@icon modifier and variables

Is the @icon modifier meant to be used in conjuntion with internal commands/settings only?

I tried to set an icon for a button depending on variable status like so:

@icon:power_adapter,$glob!:idledetection=false @icon:power_time,$glob!:idledetection=true
This did not work out, this is my second attempt at doing so, it seemed "natural" to me, but seems to be no good?
What I tried after that, was setting an icon without any dependency (just using ifset: blocks), but that does not work either?

@ifset:$glob!:idledetection @set glob!:idledetection @icon:power_adapter .. @ifset:else @set glob!:idledetection=true @icon:power_time ..
?!.. o)
Thanks!

Doesn't seem like any of those are ~supposed to work in the first place - judging by the examples given in the Help file. I think support for testing variables might be a feature request.

Ok, thanks. o)
Yes, I'd like to see that implemented - for the sake of consistency at least.. o)

Actually, now that I think on it... I also didn't think we could test variables for their actual 'value' yet... though maybe I missed a change part way through the betas?

But yeah, from a consistency standpoint... first we got the @ifset directive able to test vars... then for the auto-size script I asked for @toggle to be able to use variables. I think I also asked for @icon to follow suit, but I don't recall if it did or not as it wasn't important to what I needed and wasn't mentioned when we got the @toggle update (Beta 5 announcement).

But if it did get similarly updated like @toggle, I suppose a syntax like @icon:power_adapter,$glob!:idledetection would be more likely to work. Even if it doesn't work right now, if my assumption above is true that is probably how it will work if GPSoft decide to implement it to "catch up" and be consistent with these other few @directives...

No, I don't think you miss something. o)
I expected this to work, because nothing stops you from assigning a custom value, but using values for comparison does obviously not lead to success.

Some more:
The @toggle takes an additional ":if" to test for settings, while @icon does not.
You can use negation (!) for @toggle, but you cannot for @icon and @ifset
You see vars with "$" in front and you see them without "$" (only when using @set?), and then you see them bracketed like {$lala}.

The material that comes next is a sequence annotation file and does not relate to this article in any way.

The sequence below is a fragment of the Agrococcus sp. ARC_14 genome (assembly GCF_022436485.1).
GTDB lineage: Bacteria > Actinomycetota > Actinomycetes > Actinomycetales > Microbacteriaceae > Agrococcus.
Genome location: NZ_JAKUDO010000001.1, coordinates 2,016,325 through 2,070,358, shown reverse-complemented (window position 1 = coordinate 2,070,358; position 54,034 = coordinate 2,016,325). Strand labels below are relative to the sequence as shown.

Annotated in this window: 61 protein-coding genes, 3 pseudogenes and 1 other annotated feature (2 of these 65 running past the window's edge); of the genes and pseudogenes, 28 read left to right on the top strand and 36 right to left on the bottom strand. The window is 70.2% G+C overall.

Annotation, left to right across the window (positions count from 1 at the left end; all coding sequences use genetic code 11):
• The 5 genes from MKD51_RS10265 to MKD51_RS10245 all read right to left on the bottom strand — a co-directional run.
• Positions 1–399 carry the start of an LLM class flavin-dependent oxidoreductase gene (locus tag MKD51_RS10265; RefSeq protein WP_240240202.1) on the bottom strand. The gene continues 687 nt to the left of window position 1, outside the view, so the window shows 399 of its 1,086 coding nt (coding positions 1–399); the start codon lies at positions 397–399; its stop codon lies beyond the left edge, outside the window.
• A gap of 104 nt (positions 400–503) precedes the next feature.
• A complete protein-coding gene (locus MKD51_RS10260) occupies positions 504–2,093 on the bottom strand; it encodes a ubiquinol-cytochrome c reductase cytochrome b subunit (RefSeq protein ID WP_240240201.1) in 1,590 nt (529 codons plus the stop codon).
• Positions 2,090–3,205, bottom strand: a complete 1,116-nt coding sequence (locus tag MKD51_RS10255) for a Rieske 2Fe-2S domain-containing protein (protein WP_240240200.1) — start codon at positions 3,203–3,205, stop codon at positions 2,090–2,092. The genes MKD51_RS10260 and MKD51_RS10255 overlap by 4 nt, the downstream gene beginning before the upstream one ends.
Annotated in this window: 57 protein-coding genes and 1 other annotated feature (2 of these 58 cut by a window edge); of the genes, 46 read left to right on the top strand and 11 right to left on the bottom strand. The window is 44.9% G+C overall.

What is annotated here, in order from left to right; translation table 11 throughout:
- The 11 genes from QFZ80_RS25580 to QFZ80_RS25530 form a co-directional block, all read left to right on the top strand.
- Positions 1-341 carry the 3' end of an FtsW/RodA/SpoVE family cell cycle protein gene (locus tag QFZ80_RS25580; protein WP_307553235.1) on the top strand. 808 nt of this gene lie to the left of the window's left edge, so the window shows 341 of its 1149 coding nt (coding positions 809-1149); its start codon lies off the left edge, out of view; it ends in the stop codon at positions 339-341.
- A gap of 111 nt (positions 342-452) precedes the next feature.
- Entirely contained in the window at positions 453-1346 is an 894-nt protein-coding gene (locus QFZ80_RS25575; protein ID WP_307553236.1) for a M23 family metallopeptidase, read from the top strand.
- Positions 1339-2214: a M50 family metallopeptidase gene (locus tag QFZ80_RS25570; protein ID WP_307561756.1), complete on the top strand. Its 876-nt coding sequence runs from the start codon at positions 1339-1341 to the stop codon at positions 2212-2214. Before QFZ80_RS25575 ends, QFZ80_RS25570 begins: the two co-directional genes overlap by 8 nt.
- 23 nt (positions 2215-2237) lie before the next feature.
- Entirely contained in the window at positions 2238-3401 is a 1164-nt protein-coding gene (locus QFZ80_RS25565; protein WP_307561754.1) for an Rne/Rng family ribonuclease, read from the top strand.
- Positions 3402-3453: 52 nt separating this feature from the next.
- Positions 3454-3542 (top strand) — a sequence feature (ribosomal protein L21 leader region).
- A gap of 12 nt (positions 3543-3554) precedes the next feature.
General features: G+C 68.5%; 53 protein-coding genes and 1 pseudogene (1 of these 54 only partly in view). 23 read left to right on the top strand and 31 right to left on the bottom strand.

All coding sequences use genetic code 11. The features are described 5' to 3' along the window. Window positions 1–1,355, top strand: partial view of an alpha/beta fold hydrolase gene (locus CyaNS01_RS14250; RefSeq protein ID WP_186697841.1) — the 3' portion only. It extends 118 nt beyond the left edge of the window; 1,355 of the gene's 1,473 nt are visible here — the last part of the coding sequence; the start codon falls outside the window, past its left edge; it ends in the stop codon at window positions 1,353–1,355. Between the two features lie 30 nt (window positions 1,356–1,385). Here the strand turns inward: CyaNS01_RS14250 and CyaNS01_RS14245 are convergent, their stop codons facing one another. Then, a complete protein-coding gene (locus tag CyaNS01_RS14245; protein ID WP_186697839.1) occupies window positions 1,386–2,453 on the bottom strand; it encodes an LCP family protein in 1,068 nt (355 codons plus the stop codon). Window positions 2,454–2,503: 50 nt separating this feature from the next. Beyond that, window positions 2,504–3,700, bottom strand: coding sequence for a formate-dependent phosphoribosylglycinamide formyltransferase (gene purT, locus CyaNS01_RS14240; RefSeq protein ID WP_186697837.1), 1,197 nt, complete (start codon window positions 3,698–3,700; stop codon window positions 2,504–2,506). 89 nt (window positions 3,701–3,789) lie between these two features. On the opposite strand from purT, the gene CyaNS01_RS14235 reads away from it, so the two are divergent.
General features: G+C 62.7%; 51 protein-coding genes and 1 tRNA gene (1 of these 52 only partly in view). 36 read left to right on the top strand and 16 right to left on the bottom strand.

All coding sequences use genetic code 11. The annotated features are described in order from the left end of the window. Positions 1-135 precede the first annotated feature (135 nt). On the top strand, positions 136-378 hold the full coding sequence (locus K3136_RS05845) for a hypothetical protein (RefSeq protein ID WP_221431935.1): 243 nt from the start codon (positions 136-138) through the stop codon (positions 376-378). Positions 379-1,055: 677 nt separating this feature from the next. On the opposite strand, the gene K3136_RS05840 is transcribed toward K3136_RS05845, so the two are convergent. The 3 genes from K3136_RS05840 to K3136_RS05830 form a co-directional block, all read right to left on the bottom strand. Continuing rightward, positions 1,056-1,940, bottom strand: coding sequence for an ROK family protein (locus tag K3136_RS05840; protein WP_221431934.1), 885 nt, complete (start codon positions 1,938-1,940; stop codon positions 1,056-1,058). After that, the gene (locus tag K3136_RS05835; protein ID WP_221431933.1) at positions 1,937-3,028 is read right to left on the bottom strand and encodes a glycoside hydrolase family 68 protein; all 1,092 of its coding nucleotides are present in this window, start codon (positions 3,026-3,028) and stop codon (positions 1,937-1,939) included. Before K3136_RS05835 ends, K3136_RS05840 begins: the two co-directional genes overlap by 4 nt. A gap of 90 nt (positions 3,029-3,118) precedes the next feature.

"!" in variable names. I always think on negation when it appears - even more if there's an @ifset somewhere on the line. o)

I get confused with these modifiers, I think and hope that's where the "real" scripting kicks in and cleans up a bit? I'll see. o)

Yeah, there will be some difference in the convention between @toggle and @icon since they do different things... We'll see what GPSoft make of the request. Now that I think about it, I actually prefer your second example above... where you attempt an unqualified @icon:<icon_name>.

The ifset:else sort of gives you negation handling and I think that ESPECIALLY with your confusion over where $ and ! are used in variables, that adding explicit negation to @icon might be sort of fugly:

@icon:power_adapter,!$glob!:idledetection

??

For the use of the $ char, you're only using it with vars when referencing them (not when setting them - like you saw about @set)... so testing them with @ifset as well as referencing the value of the variable in a regular button - i.e. using the VALUE of the variable "lala" is done with {$lala}.

The ! char in variable usage is only to specify that you want the variable to be persistent (survive across restarts). Another char could have been used to denote a persistent variable... but, it is what it is :slight_smile:.

Yes, I agree. It is what it is.. o) As the modifiers evolved over the years, I have some understanding for them not working very alike.
That exclamation mark though.. I mean look at the keyboard, there are dozens of chars to choose from, why the exclamation? o))
FWIW, I won't nitpick anyfurther on those modifiers and variables.. o)

I'm going to nitpick on the scripting part now, haha! o) It does not provide a button object in ClickData to modify the button appearance. o))
Maybe worth something to think about? Being able to switch button icons and toggle-states depending on an "external" setting/situation would be very cool.
I tried to use that to indicate the status of the windows idle-timer (disabling it manually from time to time to prevent sleep/screensaving alltogether).

I have 230V plugs connected wirelessly to the computer as well, now image a toolbar showing current switch state of your heating/lighting/garage door. Sweet? o)

Thanks for your attention and opinion Steje.. o)